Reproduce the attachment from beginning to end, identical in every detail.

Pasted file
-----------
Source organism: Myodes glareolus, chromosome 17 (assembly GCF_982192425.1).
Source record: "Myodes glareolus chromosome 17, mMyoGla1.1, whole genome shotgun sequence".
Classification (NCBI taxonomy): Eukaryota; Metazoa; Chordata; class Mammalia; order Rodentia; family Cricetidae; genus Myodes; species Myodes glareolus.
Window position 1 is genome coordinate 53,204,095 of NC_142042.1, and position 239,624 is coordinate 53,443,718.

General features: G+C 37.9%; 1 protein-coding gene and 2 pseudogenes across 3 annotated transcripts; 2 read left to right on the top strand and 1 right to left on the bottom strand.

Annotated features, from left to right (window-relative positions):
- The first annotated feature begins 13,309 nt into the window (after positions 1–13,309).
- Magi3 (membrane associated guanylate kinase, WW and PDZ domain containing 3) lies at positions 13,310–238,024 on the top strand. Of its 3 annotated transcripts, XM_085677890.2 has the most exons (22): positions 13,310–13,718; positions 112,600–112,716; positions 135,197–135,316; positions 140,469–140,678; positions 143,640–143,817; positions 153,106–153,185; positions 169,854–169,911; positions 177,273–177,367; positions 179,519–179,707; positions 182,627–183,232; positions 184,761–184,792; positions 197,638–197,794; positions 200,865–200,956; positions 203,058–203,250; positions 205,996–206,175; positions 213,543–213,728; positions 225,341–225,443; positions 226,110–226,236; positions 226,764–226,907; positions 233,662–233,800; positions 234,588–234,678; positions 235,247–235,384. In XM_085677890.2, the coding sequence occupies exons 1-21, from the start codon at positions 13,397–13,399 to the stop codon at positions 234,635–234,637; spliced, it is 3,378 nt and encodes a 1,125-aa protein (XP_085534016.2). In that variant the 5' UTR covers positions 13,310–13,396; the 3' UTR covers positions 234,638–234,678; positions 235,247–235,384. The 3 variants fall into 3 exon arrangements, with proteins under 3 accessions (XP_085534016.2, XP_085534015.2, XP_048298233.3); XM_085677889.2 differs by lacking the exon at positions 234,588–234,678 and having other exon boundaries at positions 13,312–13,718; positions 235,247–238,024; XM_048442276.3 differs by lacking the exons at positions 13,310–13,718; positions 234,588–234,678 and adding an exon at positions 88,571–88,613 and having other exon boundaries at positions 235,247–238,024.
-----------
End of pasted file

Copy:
Source organism: Myodes glareolus, chromosome 17 (assembly GCF_982192425.1).
Source record: "Myodes glareolus chromosome 17, mMyoGla1.1, whole genome shotgun sequence".
Classification (NCBI taxonomy): Eukaryota; Metazoa; Chordata; class Mammalia; order Rodentia; family Cricetidae; genus Myodes; species Myodes glareolus.
Window position 1 is genome coordinate 53,204,095 of NC_142042.1, and position 239,624 is coordinate 53,443,718.

General features: G+C 37.9%; 1 protein-coding gene and 2 pseudogenes across 3 annotated transcripts; 2 read left to right on the top strand and 1 right to left on the bottom strand.

Annotated features, from left to right (window-relative positions):
- The first annotated feature begins 13,309 nt into the window (after positions 1–13,309).
- Magi3 (membrane associated guanylate kinase, WW and PDZ domain containing 3) lies at positions 13,310–238,024 on the top strand. Of its 3 annotated transcripts, XM_085677890.2 has the most exons (22): positions 13,310–13,718; positions 112,600–112,716; positions 135,197–135,316; positions 140,469–140,678; positions 143,640–143,817; positions 153,106–153,185; positions 169,854–169,911; positions 177,273–177,367; positions 179,519–179,707; positions 182,627–183,232; positions 184,761–184,792; positions 197,638–197,794; positions 200,865–200,956; positions 203,058–203,250; positions 205,996–206,175; positions 213,543–213,728; positions 225,341–225,443; positions 226,110–226,236; positions 226,764–226,907; positions 233,662–233,800; positions 234,588–234,678; positions 235,247–235,384. In XM_085677890.2, the coding sequence occupies exons 1-21, from the start codon at positions 13,397–13,399 to the stop codon at positions 234,635–234,637; spliced, it is 3,378 nt and encodes a 1,125-aa protein (XP_085534016.2). In that variant the 5' UTR covers positions 13,310–13,396; the 3' UTR covers positions 234,638–234,678; positions 235,247–235,384. The 3 variants fall into 3 exon arrangements, with proteins under 3 accessions (XP_085534016.2, XP_085534015.2, XP_048298233.3); XM_085677889.2 differs by lacking the exon at positions 234,588–234,678 and having other exon boundaries at positions 13,312–13,718; positions 235,247–238,024; XM_048442276.3 differs by lacking the exons at positions 13,310–13,718; positions 234,588–234,678 and adding an exon at positions 88,571–88,613 and having other exon boundaries at positions 235,247–238,024.